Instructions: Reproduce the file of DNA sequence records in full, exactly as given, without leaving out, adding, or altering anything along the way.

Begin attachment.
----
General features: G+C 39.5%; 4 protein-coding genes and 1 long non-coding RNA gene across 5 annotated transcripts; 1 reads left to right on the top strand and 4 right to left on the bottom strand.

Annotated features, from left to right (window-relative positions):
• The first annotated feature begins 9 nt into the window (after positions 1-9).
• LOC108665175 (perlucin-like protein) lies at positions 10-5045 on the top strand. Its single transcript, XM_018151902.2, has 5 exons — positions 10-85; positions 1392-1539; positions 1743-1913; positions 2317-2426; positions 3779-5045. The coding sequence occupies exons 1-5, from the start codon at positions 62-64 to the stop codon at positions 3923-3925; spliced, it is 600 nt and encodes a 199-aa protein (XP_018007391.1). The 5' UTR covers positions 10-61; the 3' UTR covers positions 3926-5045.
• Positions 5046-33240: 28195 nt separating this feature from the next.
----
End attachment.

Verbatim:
General features: G+C 39.5%; 4 protein-coding genes and 1 long non-coding RNA gene across 5 annotated transcripts; 1 reads left to right on the top strand and 4 right to left on the bottom strand.

Annotated features, from left to right (window-relative positions):
• The first annotated feature begins 9 nt into the window (after positions 1-9).
• LOC108665175 (perlucin-like protein) lies at positions 10-5045 on the top strand. Its single transcript, XM_018151902.2, has 5 exons — positions 10-85; positions 1392-1539; positions 1743-1913; positions 2317-2426; positions 3779-5045. The coding sequence occupies exons 1-5, from the start codon at positions 62-64 to the stop codon at positions 3923-3925; spliced, it is 600 nt and encodes a 199-aa protein (XP_018007391.1). The 5' UTR covers positions 10-61; the 3' UTR covers positions 3926-5045.
• Positions 5046-33240: 28195 nt separating this feature from the next.